“Captain, report to your father and bring him before me. I intend to elevate him to the War College for his contribution. I will see him in the annex one quarter of an hour before the feast.”

“Yes, my lord,” Gan replied with a stiff bow. Stony faced he departed.

The old man turned back to his elder son, though he addressed all who remained.

“Go now, all of you, and prepare for the feast. This is a day of celebration, General Iroh. Only you can insist that it be otherwise.”

The Fire Lord turned and exited the temple, Tien Shin and Ozai in tow.

Moments later Chieng and Iroh were alone. As soon as the doors closed behind the Fire Lord the raven haired engineer turned to her mate and took both his hands in her own. Iroh breathed heavily, his eyes burning with rage.

“We’ll fix this,” she said earnestly.

He looked into her eyes.

“You think we can?”

“Yes, I don’t know how,” she confessed, “but somehow, we’ll get her out of this mess, okay?”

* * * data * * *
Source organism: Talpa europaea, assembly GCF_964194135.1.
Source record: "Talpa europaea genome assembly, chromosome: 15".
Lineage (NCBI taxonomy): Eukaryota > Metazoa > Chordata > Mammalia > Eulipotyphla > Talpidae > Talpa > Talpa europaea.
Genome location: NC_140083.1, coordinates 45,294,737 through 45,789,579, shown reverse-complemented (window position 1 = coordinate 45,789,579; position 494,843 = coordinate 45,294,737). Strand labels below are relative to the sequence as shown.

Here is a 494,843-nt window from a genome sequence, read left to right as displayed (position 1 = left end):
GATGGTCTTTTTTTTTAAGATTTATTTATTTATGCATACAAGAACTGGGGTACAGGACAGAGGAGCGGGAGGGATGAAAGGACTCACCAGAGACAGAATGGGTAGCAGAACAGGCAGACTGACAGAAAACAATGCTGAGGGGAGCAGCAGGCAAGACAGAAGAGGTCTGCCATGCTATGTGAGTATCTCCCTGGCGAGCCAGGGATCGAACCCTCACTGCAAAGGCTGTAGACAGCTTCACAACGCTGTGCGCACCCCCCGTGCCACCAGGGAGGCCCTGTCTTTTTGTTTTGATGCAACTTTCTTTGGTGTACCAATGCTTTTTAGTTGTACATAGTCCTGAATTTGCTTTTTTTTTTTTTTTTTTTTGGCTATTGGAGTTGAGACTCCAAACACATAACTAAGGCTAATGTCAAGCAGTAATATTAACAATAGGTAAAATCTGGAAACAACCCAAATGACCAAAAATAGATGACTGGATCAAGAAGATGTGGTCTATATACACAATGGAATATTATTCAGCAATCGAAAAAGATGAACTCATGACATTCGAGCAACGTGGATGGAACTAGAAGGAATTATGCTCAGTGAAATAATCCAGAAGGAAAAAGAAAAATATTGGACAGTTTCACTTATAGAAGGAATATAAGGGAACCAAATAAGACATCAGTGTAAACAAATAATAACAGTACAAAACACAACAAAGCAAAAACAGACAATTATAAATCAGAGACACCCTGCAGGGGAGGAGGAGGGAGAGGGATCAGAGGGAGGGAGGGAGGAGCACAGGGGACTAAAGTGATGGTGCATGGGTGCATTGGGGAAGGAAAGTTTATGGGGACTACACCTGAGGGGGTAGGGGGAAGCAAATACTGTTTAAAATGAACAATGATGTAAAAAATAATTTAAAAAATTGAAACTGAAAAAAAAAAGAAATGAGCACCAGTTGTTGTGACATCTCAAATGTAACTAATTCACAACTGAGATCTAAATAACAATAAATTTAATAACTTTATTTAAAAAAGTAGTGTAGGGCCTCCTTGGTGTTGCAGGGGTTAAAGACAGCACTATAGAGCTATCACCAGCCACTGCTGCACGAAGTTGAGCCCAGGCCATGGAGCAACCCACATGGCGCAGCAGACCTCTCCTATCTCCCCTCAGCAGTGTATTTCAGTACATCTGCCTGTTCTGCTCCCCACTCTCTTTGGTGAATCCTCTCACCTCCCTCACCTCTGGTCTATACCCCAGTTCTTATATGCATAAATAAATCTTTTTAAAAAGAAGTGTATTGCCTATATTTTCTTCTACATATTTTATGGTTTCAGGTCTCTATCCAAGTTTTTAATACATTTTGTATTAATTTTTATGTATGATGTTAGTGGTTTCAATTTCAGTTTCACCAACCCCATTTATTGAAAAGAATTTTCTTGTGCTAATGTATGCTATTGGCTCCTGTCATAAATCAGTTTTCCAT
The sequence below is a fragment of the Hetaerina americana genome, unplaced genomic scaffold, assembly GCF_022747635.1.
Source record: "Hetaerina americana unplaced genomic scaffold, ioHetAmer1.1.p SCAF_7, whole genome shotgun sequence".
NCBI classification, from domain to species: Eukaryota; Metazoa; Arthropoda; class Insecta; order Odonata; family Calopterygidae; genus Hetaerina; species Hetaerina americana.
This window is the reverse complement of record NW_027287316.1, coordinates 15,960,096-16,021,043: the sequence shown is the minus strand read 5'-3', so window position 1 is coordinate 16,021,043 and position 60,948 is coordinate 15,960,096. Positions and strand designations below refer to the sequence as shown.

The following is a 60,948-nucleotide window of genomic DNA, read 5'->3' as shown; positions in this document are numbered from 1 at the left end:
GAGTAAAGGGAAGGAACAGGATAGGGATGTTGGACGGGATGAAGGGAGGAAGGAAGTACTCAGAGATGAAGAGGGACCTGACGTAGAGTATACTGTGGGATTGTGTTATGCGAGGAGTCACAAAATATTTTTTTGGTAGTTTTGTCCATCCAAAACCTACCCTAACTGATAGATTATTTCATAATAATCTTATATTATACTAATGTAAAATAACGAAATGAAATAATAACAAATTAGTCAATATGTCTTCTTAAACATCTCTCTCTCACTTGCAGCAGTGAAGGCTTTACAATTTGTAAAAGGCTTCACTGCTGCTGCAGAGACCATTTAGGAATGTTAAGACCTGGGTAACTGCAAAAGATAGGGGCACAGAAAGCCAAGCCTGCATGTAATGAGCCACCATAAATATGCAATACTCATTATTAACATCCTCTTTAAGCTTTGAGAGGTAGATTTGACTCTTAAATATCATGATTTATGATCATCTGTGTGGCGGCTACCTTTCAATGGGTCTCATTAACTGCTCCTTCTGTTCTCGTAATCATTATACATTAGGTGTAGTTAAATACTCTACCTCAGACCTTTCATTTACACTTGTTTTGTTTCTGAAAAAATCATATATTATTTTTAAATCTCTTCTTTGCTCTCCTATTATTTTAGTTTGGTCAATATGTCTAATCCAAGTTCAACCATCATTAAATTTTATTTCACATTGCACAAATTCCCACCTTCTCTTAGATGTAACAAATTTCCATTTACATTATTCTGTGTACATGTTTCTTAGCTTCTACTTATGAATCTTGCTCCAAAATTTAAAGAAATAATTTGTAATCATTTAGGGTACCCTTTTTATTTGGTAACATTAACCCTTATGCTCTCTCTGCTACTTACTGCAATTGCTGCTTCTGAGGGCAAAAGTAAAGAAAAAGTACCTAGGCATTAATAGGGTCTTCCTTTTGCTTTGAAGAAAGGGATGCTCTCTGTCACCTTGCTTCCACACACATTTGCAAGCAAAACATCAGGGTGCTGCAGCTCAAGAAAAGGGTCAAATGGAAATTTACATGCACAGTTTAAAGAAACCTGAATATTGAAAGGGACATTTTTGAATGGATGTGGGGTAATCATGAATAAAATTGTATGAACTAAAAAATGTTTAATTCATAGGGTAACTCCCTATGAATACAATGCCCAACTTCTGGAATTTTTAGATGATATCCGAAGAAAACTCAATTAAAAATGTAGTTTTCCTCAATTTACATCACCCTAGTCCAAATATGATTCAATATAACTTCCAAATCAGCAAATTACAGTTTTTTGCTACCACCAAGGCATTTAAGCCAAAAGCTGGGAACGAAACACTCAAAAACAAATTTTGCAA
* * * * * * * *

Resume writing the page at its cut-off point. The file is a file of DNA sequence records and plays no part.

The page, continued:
He squeezed her hands. She didn’t know about the specifics of Rhiannon’s prophecy. If she had, he wondered if she would express such confidence. He wanted to believe her. He did. She had gotten them through the desert. Maybe she could be right here too?

“Let’s just try to enjoy the feast and we’ll think about what to do. We can grab Gan as soon as it’s over and put together a plan, okay?”

“Okay,” he said with a weak smile, “Let’s go get ready.”

She released one of his hands, but held on to the other. Determined to avoid the Fire Lord’s party, they exited the back of the temple through the opposite door used by the aging ruler and the two princes. Entering a long hallway that connected the temple to the east wing of the palace they were surprised to find it empty.